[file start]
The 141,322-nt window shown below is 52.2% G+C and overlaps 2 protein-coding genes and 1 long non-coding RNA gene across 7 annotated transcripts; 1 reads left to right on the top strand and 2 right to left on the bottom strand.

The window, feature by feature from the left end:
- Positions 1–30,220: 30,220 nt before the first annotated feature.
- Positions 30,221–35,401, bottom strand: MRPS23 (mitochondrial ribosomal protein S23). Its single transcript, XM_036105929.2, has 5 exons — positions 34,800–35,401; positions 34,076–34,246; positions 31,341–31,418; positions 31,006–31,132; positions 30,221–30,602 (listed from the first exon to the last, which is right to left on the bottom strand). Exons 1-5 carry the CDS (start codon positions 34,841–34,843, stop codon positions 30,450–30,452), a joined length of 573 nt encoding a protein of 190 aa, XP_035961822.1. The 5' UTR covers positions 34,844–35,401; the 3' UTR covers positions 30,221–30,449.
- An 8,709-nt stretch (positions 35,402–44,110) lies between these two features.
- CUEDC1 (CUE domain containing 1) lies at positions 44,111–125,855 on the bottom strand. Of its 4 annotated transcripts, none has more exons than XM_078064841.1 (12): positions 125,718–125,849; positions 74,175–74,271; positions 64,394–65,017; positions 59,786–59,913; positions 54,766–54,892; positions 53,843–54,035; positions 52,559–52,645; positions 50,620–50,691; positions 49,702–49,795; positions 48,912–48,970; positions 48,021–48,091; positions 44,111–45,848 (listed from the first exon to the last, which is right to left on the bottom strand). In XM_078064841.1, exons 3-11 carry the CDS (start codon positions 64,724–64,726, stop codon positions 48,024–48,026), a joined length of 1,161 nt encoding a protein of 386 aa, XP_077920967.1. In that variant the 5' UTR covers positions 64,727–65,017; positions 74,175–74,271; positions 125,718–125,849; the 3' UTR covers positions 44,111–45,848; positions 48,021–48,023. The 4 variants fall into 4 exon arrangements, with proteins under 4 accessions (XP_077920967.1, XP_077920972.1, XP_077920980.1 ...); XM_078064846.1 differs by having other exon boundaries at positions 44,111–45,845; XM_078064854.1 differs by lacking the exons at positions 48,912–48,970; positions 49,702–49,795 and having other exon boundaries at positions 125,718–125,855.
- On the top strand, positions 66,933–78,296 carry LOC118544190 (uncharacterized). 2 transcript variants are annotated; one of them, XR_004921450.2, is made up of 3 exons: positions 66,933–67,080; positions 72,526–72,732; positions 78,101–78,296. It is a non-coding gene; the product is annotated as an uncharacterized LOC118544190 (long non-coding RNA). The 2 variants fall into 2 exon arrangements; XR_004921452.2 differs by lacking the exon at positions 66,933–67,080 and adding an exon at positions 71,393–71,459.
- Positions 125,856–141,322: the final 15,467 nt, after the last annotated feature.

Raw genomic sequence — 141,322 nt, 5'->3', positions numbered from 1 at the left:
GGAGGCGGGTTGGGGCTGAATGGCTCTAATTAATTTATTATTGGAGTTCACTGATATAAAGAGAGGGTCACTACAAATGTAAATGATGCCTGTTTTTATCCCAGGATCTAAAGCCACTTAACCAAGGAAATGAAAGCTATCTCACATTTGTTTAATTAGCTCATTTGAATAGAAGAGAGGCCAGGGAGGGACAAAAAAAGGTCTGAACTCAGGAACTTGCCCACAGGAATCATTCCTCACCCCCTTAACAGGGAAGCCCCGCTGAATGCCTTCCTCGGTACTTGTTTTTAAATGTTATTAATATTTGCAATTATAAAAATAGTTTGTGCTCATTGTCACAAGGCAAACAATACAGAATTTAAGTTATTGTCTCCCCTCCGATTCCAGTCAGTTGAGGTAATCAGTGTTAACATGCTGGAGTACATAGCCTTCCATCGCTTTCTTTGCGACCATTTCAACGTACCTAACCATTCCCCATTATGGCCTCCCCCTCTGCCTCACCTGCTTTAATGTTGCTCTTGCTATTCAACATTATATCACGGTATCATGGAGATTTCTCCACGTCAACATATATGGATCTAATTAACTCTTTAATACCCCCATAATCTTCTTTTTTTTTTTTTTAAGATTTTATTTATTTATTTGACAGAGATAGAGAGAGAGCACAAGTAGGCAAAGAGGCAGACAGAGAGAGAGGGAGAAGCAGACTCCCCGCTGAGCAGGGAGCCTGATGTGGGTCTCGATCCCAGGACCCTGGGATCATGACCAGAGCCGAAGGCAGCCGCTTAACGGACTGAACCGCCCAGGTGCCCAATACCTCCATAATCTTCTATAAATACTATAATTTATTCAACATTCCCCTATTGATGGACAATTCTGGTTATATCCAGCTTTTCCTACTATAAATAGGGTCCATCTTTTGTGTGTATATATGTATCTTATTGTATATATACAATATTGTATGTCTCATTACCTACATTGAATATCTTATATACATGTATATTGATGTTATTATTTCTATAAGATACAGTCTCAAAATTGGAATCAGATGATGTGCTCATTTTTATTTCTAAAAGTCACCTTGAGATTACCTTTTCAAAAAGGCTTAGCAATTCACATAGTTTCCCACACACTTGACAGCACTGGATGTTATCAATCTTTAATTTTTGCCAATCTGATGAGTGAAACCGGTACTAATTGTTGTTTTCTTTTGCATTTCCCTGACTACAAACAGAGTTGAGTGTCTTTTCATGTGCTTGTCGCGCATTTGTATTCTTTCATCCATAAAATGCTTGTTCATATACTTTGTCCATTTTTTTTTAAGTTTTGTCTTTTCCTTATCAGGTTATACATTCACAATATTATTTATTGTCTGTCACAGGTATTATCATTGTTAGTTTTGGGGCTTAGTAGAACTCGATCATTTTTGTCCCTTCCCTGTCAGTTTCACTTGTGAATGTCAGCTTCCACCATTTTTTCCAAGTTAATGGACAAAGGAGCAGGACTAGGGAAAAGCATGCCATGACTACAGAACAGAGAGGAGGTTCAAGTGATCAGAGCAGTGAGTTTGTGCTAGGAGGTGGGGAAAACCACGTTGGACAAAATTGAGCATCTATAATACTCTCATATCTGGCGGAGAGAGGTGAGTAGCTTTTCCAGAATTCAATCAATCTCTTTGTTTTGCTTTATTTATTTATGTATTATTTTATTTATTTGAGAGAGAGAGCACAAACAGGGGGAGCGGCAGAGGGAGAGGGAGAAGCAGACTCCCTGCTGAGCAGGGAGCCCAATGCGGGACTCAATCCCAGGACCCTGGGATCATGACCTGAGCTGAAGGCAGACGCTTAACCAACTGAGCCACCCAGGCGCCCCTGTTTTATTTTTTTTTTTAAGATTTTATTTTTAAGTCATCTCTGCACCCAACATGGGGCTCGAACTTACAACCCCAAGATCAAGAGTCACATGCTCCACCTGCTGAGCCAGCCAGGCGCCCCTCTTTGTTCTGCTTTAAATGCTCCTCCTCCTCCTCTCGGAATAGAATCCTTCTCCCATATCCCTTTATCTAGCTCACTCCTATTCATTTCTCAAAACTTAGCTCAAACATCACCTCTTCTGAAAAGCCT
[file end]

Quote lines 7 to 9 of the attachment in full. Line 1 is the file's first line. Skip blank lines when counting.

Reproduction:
- On the top strand, positions 66,933–78,296 carry LOC118544190 (uncharacterized). 2 transcript variants are annotated; one of them, XR_004921450.2, is made up of 3 exons: positions 66,933–67,080; positions 72,526–72,732; positions 78,101–78,296. It is a non-coding gene; the product is annotated as an uncharacterized LOC118544190 (long non-coding RNA). The 2 variants fall into 2 exon arrangements; XR_004921452.2 differs by lacking the exon at positions 66,933–67,080 and adding an exon at positions 71,393–71,459.
- Positions 125,856–141,322: the final 15,467 nt, after the last annotated feature.

Raw genomic sequence — 141,322 nt, 5'->3', positions numbered from 1 at the left: